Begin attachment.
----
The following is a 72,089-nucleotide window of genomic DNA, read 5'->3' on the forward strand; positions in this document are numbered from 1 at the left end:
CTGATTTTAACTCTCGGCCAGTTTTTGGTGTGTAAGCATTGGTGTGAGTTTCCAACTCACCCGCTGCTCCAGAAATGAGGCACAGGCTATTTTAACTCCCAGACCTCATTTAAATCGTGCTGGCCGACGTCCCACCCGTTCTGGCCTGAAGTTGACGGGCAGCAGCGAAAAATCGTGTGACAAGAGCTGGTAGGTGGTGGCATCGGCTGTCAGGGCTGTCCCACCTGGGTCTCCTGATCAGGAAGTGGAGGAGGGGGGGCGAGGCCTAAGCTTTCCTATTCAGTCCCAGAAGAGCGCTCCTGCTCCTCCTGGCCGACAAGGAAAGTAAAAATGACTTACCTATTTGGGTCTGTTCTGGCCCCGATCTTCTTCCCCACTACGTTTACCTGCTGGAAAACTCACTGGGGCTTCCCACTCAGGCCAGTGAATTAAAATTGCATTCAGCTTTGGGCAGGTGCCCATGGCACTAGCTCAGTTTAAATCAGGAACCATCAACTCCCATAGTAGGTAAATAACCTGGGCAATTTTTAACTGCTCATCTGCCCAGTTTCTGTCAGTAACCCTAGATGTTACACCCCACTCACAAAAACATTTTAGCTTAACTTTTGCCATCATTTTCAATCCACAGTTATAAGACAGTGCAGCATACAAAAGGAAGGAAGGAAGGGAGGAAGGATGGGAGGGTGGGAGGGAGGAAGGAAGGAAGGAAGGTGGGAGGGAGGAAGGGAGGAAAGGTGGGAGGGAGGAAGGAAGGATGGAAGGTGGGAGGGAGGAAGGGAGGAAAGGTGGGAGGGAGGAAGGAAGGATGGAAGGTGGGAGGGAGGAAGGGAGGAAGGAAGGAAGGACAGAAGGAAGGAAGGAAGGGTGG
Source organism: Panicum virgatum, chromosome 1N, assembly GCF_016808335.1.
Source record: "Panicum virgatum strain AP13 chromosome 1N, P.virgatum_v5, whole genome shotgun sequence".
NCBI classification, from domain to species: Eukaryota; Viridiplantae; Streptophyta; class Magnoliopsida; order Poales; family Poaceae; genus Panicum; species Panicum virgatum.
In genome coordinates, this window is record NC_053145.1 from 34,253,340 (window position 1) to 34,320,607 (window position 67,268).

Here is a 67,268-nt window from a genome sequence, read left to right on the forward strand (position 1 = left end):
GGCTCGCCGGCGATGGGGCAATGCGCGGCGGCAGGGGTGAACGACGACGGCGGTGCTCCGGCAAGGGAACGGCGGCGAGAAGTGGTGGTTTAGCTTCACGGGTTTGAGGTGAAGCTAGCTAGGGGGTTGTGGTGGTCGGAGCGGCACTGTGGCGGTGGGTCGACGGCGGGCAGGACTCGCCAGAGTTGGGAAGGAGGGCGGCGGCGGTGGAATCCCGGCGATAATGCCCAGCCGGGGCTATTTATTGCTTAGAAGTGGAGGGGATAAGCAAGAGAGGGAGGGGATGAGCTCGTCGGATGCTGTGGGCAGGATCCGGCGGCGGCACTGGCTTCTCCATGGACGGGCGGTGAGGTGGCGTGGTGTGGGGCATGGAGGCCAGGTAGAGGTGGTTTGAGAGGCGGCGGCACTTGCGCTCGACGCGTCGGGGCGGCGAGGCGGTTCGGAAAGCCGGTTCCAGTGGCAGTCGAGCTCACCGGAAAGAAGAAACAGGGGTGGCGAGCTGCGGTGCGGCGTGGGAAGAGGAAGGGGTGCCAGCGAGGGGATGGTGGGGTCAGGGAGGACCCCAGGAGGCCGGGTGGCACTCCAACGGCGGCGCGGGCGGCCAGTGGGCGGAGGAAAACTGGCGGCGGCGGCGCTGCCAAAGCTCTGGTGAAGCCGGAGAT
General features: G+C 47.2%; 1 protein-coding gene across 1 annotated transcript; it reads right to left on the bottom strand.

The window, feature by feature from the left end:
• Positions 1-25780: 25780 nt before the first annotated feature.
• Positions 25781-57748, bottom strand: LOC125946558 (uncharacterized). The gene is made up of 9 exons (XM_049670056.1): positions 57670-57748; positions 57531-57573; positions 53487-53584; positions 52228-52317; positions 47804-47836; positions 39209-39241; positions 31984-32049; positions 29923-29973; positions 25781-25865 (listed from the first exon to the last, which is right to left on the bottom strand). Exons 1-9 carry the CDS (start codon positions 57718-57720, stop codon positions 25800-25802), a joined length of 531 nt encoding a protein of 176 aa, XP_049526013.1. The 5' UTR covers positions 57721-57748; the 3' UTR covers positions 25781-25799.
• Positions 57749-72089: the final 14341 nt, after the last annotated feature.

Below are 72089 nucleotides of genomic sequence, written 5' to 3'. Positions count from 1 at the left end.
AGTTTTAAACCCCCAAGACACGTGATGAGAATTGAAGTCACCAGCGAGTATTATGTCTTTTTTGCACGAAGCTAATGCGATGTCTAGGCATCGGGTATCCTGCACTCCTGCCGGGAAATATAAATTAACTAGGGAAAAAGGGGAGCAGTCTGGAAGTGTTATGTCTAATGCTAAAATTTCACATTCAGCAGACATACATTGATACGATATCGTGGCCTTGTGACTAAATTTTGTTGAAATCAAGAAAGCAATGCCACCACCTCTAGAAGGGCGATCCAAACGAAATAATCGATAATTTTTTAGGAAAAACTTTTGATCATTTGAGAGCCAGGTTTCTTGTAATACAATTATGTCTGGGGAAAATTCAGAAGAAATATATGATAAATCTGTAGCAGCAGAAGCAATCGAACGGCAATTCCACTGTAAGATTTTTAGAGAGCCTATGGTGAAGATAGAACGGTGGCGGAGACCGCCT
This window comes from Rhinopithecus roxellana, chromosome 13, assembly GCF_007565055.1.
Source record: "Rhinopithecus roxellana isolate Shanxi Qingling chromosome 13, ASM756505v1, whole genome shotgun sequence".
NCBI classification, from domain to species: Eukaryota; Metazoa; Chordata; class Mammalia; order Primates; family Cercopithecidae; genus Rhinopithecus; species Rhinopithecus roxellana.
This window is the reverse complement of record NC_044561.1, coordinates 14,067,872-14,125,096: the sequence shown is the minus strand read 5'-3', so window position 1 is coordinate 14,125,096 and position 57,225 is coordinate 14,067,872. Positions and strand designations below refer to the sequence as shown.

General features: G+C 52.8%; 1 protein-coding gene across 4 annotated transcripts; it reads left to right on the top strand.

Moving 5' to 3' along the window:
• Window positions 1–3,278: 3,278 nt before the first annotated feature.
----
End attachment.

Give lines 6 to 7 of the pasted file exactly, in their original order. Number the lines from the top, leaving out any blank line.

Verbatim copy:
In genome coordinates, this window is record NC_053145.1 from 34,253,340 (window position 1) to 34,320,607 (window position 67,268).

Here is a 67,268-nt window from a genome sequence, read left to right on the forward strand (position 1 = left end):